Monday, March 29, 2010
It's hard to believe that we're almost a quarter of the way through the year already, yet Wednesday marks the close of the third month of the year. It many ways feels as if the year has barely gotten started, intellectually; judging by the performance of many macro funds thus far this year, Macro Man suspects that he is not alone in his sentiments. Q2 isn't likely to start off much easier; how the hell is one supposed to play the first positive payroll figure of the cycle on a day when stock, bond, and futures markets (at least the pits) are all closed?
Of course, like Macro Man's alma mater, there are still a few days of March madness to navigate first (or is that winter madness)? European banks are back in the news this morning on reports that Vladimir O'Lennon will essentially nationalize the Irish banking system.
Unlike Greece, however, this is being taken as an isolated incident, at least judging by the performance of pan-European banks. Speaking of Greece, they've announced plans to sneak another bond issue into this little window of opportunity. Step right up, ladeeeez and gentlemen, and get yer bonds right here!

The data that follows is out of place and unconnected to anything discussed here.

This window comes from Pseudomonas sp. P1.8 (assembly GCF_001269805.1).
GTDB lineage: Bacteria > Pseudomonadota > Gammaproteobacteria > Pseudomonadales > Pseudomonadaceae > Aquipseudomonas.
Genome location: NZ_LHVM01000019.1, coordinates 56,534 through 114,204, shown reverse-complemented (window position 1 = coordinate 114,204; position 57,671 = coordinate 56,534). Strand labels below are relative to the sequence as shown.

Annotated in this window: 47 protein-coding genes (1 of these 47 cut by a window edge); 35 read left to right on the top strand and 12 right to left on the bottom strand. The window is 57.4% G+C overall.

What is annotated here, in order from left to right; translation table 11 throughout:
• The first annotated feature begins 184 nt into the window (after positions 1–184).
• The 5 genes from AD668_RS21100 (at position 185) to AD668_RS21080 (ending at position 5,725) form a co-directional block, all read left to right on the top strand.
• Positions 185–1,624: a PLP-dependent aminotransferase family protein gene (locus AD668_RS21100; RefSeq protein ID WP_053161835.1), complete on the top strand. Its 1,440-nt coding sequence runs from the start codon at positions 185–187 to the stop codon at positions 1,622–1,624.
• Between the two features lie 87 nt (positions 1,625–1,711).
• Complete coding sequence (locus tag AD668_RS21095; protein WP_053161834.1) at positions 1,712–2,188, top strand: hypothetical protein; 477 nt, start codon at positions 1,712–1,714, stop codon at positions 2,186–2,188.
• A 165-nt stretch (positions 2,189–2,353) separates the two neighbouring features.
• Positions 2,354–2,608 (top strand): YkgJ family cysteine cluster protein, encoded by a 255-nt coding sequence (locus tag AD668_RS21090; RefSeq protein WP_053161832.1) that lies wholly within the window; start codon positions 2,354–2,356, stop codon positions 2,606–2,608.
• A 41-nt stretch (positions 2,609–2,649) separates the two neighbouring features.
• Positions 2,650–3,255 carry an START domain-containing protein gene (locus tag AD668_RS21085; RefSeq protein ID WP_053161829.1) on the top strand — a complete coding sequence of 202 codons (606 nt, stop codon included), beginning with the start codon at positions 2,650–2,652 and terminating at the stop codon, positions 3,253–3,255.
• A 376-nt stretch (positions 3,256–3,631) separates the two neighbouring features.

In any event, for all the talk of differentiation this year- and to be sure, there has been some divergence in the performance of, say, the SPX (+4.05% YTD) and the Eurostoxx (-0.36% YTD, -6.3% in $ terms)- that European banks chart looks verrry familiar. Where has Macro Man seen it before?
Oh yes, that's right. It's the copper chart.
OK, it's not one for one, but the V shapes bottoming in early February do bear a noticeable resemblance, don'tcha think? Of course, one one hears the word "copper" these days, one cannot help but think of the word "China." Given the V-shaped bounce in the good Dr. Cu and Chinese high fives over its impending, conveniently-timed trade deficit, one wonder if the old pig farmers have been up to their old shenanigans and buying copper like it's going out of style (which it eventually will!)
And while it's tempting to sit back and play for the "big one" in copper, equities, and most other things, the more profitable strategy has been to play "small ball": to trade in and out rather than trying to hit home runs. Whether that continues as March Madness gives way to Opening Day remains to be seen...